The idea of going to a remote village in Sweden for a midsummer festival seems fun. Imagine two weeks of paradise with eternal sunshine, beautiful people, and all the food and drinks you want. Now imagine Hereditary’s Ari Aster wrote and directed your trip. Your perfect paradise would quickly turn into a nightmare as things go from unsettling to wildly disturbing.
That horrific trip is Midsommar, the latest from A24 and horror visionary Ari Aster. The story follows Dani (Florence Pugh) and her boyfriend Christian (KIN’s Jack Reynor), a young couple trapped in a rocky relationship. After a tragedy in Dani’s life, she shoehorns her way into Christian and his friend’s trip to Sweden. The group is invited by Pelle (Vilhelm Blomgren) to visit his village in Sweden for a festival that happens every 90 years. During the trip, while the couple is working through their issues, Josh (William Jackson Harper) is working on his dissertation on the village and Mark (Will Poulter) has his sights set on all the Swedish women.
As the week unfolds, Dani and her friends find themselves unwilling participants in the festival’s rituals.
Midsommar is a film about grief and relationships that turns into Wicker Man. It’s best described as a Hipster Wicker Man that’s full of humor and horror. From the opening moments, there’s a sense of dread that’s hanging over Dani and her friends before they get on the flight. If you’ve seen the trailer or poster, you know terrible things are in store for Dani and her friends. The marketing for Midsommar gave us the answers to the test. What makes the film frightening is every creepy moment that leads up to it.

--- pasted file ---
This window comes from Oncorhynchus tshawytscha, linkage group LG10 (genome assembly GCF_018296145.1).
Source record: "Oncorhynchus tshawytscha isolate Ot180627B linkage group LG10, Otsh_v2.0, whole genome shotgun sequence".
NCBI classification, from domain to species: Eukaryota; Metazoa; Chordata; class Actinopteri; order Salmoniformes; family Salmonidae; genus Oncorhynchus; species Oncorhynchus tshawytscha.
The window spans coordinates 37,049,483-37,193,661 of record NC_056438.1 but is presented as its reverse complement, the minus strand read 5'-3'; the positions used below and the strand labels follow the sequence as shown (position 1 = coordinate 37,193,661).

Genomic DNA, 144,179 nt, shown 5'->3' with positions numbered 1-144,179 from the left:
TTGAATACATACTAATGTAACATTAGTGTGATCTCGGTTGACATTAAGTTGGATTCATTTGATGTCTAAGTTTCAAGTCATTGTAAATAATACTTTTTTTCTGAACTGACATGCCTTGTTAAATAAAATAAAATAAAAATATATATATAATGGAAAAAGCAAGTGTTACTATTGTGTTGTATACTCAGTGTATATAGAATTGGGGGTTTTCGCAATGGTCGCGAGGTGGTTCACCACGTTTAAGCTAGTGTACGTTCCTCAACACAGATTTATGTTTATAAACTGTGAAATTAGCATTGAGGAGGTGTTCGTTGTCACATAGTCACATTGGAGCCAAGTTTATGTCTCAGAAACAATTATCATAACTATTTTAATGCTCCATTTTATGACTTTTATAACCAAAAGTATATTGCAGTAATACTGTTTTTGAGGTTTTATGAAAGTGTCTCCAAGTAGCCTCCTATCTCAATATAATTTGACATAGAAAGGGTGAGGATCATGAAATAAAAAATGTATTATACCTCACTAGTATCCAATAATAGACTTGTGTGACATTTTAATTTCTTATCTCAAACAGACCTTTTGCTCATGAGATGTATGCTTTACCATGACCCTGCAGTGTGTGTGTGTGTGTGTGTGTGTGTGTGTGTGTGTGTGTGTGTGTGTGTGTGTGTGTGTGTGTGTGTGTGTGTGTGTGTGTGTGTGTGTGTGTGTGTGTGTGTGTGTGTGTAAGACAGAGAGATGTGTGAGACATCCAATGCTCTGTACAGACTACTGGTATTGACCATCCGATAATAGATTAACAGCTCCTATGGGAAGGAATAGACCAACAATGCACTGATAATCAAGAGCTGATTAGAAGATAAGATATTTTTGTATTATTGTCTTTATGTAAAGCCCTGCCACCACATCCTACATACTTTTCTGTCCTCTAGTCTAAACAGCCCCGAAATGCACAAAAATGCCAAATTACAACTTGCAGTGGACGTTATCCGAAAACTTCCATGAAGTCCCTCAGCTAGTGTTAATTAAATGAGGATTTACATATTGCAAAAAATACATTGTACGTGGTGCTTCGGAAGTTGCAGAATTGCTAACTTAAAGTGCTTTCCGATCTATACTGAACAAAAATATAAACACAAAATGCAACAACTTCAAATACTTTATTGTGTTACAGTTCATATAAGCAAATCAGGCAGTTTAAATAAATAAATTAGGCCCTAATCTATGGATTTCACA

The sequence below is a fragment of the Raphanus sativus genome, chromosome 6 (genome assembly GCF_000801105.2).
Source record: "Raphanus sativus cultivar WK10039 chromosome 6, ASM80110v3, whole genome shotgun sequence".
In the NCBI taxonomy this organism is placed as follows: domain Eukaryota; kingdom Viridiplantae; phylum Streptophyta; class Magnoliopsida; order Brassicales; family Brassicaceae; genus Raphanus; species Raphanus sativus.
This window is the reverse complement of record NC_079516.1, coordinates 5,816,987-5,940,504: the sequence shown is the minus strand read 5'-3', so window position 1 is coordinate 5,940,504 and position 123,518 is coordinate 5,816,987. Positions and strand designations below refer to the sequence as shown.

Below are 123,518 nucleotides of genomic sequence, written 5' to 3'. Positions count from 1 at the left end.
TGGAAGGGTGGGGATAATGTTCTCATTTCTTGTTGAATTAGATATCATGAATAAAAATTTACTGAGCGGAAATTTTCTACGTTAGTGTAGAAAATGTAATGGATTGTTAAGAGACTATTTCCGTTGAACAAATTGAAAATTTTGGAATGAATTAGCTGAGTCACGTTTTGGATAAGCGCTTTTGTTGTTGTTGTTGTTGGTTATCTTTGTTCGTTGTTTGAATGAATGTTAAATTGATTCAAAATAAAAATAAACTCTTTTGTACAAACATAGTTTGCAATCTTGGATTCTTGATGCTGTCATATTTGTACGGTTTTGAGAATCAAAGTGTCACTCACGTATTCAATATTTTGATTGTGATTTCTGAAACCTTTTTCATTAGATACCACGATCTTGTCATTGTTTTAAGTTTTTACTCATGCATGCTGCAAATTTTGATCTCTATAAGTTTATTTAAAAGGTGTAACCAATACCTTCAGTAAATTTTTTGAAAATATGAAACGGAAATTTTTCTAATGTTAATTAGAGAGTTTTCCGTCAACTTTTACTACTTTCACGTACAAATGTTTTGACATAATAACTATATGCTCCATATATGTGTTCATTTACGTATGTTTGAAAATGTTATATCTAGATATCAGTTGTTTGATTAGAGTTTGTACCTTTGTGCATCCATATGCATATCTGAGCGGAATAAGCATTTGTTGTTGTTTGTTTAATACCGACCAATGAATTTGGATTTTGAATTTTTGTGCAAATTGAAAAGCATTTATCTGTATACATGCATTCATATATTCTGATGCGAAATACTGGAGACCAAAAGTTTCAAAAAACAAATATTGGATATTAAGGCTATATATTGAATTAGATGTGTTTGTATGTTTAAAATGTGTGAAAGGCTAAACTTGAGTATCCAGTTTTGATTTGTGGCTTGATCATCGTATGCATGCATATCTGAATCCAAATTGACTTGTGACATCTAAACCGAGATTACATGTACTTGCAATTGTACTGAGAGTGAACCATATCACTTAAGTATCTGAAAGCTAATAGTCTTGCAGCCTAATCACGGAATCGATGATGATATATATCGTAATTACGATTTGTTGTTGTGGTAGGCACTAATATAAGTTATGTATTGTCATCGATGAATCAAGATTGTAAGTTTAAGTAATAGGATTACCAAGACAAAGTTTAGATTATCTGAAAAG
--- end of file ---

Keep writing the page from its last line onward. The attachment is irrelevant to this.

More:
Florence Pugh is great as a fish out of water that stumbles into a nightmare. Pugh is good in scenes when Dani is processing her grief, but even better when Dani is trying to put the puzzle pieces together while dealing with her grief and disastrous relationship. Pugh gives a breakout performance that will be in the conversation during award season.
There are moments in every scary movie when the moviegoer says, “I would’ve left after ____”. Midsommar has a moment like this that’s so glaring, it’s bizarre anyone in the group decided to stay. Each member of Dani’s group has their own selfish reasons for being there, the idea of leaving never crosses their minds.
The most relatable character is Connie (Ellora Torchia). She doesn’t have a ton of screen time but she asks all the relevant questions and has appropriate reactions to the rituals. With the other outsiders dealing with personal issues, Connie is a stand-in for the audience. Every horror movie needs a Connie aka a common sense person to remind the audience how bizarre everything is.
Midsommar is more unsettling than scary. If you have a problem with graphic violence, this may not be the film or you. There’s a lot of extreme violence and the camera doesn’t shy away from it. The matter-of-fact way the villagers act during these scenes is what makes them so jarring. You may have to watch a few scenes through your fingers.
Ari Aster avoided the sophomore slump with Midsommar. It’s a beautifully shot film about a couple breaking up on their dream vacation that blends into The Green Inferno. It may not be extreme horror fans are hoping for, but Aster delivers a film with a slow burn that packs a punch at the end.